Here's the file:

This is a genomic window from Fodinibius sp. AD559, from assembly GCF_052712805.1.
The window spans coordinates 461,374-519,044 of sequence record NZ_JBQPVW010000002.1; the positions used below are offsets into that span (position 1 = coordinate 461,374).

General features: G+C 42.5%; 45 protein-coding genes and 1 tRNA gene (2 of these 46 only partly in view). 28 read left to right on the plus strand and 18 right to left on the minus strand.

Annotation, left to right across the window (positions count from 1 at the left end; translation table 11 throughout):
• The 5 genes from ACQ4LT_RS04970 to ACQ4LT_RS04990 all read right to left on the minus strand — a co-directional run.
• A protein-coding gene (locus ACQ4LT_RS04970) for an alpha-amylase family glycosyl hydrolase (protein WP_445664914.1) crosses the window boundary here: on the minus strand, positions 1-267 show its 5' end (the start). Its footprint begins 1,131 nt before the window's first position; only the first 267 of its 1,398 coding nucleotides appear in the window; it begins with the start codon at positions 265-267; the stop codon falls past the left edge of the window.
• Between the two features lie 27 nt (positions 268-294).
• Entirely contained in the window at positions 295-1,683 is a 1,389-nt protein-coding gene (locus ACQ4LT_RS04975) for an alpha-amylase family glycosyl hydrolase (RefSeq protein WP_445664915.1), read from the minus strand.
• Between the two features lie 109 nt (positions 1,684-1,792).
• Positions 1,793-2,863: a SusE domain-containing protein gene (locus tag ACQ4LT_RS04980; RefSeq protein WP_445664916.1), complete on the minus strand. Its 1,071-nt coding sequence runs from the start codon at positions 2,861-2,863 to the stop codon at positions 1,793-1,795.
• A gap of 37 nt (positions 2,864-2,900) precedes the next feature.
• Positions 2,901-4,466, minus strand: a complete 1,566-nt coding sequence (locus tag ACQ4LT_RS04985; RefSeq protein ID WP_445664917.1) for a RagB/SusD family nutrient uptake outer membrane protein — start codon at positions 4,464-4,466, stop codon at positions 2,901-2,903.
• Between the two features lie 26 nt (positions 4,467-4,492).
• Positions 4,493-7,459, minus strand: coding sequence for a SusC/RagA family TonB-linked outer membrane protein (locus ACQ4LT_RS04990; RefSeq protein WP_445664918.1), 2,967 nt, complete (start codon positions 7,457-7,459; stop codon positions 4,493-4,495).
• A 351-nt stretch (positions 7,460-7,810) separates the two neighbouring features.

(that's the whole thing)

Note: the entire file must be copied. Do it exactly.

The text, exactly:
This is a genomic window from Fodinibius sp. AD559, from assembly GCF_052712805.1.
The window spans coordinates 461,374-519,044 of sequence record NZ_JBQPVW010000002.1; the positions used below are offsets into that span (position 1 = coordinate 461,374).

General features: G+C 42.5%; 45 protein-coding genes and 1 tRNA gene (2 of these 46 only partly in view). 28 read left to right on the plus strand and 18 right to left on the minus strand.

Annotation, left to right across the window (positions count from 1 at the left end; translation table 11 throughout):
• The 5 genes from ACQ4LT_RS04970 to ACQ4LT_RS04990 all read right to left on the minus strand — a co-directional run.
• A protein-coding gene (locus ACQ4LT_RS04970) for an alpha-amylase family glycosyl hydrolase (protein WP_445664914.1) crosses the window boundary here: on the minus strand, positions 1-267 show its 5' end (the start). Its footprint begins 1,131 nt before the window's first position; only the first 267 of its 1,398 coding nucleotides appear in the window; it begins with the start codon at positions 265-267; the stop codon falls past the left edge of the window.
• Between the two features lie 27 nt (positions 268-294).
• Entirely contained in the window at positions 295-1,683 is a 1,389-nt protein-coding gene (locus ACQ4LT_RS04975) for an alpha-amylase family glycosyl hydrolase (RefSeq protein WP_445664915.1), read from the minus strand.
• Between the two features lie 109 nt (positions 1,684-1,792).
• Positions 1,793-2,863: a SusE domain-containing protein gene (locus tag ACQ4LT_RS04980; RefSeq protein WP_445664916.1), complete on the minus strand. Its 1,071-nt coding sequence runs from the start codon at positions 2,861-2,863 to the stop codon at positions 1,793-1,795.
• A gap of 37 nt (positions 2,864-2,900) precedes the next feature.
• Positions 2,901-4,466, minus strand: a complete 1,566-nt coding sequence (locus tag ACQ4LT_RS04985; RefSeq protein ID WP_445664917.1) for a RagB/SusD family nutrient uptake outer membrane protein — start codon at positions 4,464-4,466, stop codon at positions 2,901-2,903.
• Between the two features lie 26 nt (positions 4,467-4,492).
• Positions 4,493-7,459, minus strand: coding sequence for a SusC/RagA family TonB-linked outer membrane protein (locus ACQ4LT_RS04990; RefSeq protein WP_445664918.1), 2,967 nt, complete (start codon positions 7,457-7,459; stop codon positions 4,493-4,495).
• A 351-nt stretch (positions 7,460-7,810) separates the two neighbouring features.